must be informed and free from any inducement.
Live streaming of surgery by medical practitioners on social
media platforms has recently been reported in sections of the media as becoming
more commonplace. Even if patients are asked to consent prior to the procedure
being performed, this practice is inherently risky as the patient is
unconscious at the time of posting and unable to view any footage before it is
published or to interrupt the live stream.
If questions arose that consent to live streaming was linked
to offers of discounts for treatment then this practice could also be in
contravention of s133(b) of the National Law. Further, some medical
colleges have policies which preclude the live transmission of surgery
where the “operator could receive an additional fee or benefit, direct or indirect,
for the performance of a live procedure”. This prohibition could apply to streaming
of procedures on social media platforms which may be considered a form of
Other issues to watch
Another concern may be the use of ‘protected’ titles and
endorsements. For example, unless you have completed suitable specialist training
recognized by AHPRA and the Medical Board of Australia (MBA) you should not use
as the term ‘specialist’ as this could mislead the public into thinking
you hold the same level of expertise and training as a practitioner with AHPRA
and MBA-recognised specialist training.
regulators such as the Australian Competition and Consumer Commission and the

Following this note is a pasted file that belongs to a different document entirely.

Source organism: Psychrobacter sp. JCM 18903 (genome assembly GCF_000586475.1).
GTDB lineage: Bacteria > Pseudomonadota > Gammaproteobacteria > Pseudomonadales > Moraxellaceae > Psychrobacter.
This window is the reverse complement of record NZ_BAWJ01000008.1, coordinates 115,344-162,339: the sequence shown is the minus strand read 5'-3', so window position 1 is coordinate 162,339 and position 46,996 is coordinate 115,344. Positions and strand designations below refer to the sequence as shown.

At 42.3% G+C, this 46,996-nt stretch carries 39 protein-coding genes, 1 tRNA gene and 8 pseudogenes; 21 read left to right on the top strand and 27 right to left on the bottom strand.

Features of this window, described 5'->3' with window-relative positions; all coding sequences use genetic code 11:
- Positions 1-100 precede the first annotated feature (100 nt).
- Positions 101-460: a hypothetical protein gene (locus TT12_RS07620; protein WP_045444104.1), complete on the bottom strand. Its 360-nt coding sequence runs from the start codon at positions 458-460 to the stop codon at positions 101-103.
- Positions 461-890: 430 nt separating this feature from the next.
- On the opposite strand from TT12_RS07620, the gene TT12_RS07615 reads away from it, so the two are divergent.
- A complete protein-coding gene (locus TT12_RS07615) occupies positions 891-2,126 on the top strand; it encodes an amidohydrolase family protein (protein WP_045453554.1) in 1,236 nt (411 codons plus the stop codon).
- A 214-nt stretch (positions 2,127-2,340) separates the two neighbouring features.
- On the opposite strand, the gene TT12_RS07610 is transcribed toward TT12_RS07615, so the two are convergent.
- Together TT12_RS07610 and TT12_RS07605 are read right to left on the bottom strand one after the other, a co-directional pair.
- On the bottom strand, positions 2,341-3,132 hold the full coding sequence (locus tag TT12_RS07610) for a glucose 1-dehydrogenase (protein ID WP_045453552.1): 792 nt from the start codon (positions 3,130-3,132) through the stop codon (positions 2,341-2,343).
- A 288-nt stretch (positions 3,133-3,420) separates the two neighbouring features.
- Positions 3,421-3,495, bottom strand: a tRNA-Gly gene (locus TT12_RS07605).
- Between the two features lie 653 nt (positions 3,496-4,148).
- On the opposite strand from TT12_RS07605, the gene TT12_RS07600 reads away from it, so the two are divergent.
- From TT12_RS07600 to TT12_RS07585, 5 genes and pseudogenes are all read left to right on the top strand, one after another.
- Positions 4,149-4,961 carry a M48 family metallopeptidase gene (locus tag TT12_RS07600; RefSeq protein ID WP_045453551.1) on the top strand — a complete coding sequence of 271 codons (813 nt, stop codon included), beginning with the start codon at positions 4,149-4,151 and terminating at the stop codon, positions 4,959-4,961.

Therapeutic Goods Administration also administer laws that regulate how medical
practitioners advertise regulated health services and therapeutic goods. These
are also addressed in the AHPRA Guidelines.
The approach being taken by AHPRA to
breaches of the Guidelines
In April 2017 AHPRA outlined its advertising compliance
strategy in a document Responsible advertising in healthcare: Keeping people safe.
AHPRA has indicated it will adopt a risk-based and proportionate approach to
its oversight of advertising of regulated health services. It will take strong
action on breaches it considers raise concerns about actual patient harm,
target particularly vulnerable patient groups or make misleading claims such as
offering miracle cures.
Key tips for advertising:
- Review AHPRA’s Guidelines for Advertising Regulated
Health Services to understand your responsibilities.
- Avoid using language or images which may mislead
or cause a patient to have an unreasonable expectation of beneficial treatment.
- Do not use testimonials or repost positive
comments from other social media platforms.
- Set your website and other social media platform
settings so that users are unable to leave comments.
article was first published in Medical Observer. Read the
you require advice on your obligations around advertising in your practice, visit
or for immediate advice, call our Medico-legal Advisory Service (MLAS) on 1800 128 268.
You can also read AHPRA’s Advertising:
Strategy, legislation and guidelines.